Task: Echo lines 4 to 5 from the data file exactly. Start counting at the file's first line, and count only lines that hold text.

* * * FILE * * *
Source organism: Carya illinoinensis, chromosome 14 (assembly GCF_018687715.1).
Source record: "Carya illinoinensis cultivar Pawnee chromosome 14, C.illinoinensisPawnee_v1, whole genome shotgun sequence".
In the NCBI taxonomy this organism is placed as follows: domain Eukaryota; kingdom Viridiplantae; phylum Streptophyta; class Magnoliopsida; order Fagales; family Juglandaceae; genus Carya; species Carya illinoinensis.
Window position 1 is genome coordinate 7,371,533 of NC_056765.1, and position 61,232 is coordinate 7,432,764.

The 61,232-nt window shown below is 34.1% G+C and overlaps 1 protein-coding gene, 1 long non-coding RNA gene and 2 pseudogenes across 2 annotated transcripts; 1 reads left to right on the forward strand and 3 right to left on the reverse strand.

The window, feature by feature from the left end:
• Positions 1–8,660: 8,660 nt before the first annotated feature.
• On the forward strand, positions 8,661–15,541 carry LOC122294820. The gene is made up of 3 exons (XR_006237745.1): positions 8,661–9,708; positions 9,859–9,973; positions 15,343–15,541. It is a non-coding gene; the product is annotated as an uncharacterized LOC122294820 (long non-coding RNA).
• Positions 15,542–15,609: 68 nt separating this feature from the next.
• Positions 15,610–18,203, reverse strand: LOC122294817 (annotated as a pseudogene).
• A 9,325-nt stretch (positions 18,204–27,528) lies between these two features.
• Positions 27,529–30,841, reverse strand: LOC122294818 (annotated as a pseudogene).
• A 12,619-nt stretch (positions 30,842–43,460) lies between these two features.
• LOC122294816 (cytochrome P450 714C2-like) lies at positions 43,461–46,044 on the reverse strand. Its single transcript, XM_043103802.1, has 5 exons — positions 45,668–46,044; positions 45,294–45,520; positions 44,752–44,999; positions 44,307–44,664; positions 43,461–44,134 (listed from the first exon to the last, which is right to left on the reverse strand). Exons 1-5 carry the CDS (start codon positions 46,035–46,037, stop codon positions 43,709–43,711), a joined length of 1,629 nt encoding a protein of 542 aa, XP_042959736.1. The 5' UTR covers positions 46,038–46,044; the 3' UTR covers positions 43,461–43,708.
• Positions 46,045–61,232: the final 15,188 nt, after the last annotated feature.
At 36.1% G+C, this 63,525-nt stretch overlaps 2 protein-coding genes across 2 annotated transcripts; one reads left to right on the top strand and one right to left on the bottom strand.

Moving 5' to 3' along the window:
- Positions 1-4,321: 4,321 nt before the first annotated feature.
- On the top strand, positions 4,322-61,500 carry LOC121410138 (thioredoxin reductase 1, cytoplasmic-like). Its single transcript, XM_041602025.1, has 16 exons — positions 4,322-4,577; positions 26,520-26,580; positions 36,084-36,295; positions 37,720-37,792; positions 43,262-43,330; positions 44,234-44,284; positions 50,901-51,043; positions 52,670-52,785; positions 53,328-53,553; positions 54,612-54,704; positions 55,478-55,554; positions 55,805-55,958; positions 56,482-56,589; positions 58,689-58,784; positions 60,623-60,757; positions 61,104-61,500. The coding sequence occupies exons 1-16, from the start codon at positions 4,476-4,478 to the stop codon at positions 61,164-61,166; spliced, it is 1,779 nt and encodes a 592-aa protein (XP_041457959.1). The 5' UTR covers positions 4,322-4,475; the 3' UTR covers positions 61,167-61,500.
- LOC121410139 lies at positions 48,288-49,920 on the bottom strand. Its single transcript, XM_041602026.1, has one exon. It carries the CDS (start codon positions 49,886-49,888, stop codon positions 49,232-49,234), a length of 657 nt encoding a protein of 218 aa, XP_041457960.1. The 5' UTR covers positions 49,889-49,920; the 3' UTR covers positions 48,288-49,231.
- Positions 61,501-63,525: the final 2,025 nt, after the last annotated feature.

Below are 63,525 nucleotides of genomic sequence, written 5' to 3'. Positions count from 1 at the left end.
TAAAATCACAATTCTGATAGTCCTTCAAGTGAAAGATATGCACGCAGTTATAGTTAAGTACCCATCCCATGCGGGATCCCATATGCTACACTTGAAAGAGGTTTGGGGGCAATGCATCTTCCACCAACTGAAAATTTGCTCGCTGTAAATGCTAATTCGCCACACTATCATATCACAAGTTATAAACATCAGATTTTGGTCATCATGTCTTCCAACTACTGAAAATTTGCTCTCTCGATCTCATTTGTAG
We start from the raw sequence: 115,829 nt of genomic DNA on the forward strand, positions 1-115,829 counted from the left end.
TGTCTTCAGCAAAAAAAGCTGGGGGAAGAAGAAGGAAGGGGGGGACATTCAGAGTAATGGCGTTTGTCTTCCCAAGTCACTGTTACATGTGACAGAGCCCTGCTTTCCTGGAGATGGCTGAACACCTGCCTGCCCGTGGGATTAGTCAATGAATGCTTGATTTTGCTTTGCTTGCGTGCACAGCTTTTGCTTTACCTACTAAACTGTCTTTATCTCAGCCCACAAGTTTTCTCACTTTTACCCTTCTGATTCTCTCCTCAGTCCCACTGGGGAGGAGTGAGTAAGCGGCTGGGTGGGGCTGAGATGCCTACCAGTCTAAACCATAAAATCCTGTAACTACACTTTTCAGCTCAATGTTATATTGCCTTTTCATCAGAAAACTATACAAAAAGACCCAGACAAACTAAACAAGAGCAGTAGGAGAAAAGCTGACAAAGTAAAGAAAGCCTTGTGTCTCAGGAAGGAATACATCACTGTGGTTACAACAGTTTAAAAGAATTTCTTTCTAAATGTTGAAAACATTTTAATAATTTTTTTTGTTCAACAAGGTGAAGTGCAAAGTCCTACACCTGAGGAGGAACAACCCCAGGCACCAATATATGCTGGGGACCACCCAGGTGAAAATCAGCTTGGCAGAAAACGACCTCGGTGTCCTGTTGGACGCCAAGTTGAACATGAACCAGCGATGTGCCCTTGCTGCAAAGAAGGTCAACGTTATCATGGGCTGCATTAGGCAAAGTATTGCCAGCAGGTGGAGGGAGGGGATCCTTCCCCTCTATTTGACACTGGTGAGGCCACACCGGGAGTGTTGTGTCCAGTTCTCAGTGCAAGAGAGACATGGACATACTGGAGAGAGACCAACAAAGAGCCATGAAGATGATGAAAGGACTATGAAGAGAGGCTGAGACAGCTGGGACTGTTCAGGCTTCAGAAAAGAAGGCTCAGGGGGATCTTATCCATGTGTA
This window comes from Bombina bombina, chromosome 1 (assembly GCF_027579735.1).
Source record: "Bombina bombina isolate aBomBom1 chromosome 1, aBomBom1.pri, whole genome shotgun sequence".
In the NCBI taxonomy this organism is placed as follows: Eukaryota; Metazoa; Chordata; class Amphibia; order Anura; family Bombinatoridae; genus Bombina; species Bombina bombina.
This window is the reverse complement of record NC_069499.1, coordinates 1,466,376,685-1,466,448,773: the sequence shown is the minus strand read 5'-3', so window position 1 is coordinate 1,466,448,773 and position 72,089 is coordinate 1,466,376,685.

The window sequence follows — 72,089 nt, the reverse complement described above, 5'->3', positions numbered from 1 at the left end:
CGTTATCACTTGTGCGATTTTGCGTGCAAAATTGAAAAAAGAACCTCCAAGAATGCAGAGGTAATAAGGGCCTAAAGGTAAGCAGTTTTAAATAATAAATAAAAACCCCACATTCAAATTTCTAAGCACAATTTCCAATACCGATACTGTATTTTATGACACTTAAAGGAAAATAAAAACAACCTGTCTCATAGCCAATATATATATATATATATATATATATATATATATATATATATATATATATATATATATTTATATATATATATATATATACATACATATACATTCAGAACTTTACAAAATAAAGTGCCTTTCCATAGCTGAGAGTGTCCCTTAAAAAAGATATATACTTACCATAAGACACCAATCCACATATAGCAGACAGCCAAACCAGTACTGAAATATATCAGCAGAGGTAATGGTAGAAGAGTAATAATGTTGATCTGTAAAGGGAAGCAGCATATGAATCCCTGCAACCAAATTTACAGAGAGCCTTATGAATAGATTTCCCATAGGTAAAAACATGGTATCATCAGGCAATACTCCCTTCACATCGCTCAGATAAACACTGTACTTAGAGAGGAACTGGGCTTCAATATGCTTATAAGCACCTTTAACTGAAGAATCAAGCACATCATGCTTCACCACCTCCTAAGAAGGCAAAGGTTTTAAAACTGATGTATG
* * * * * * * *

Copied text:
Window position 1 is genome coordinate 7,371,533 of NC_056765.1, and position 61,232 is coordinate 7,432,764.

The 61,232-nt window shown below is 34.1% G+C and overlaps 1 protein-coding gene, 1 long non-coding RNA gene and 2 pseudogenes across 2 annotated transcripts; 1 reads left to right on the forward strand and 3 right to left on the reverse strand.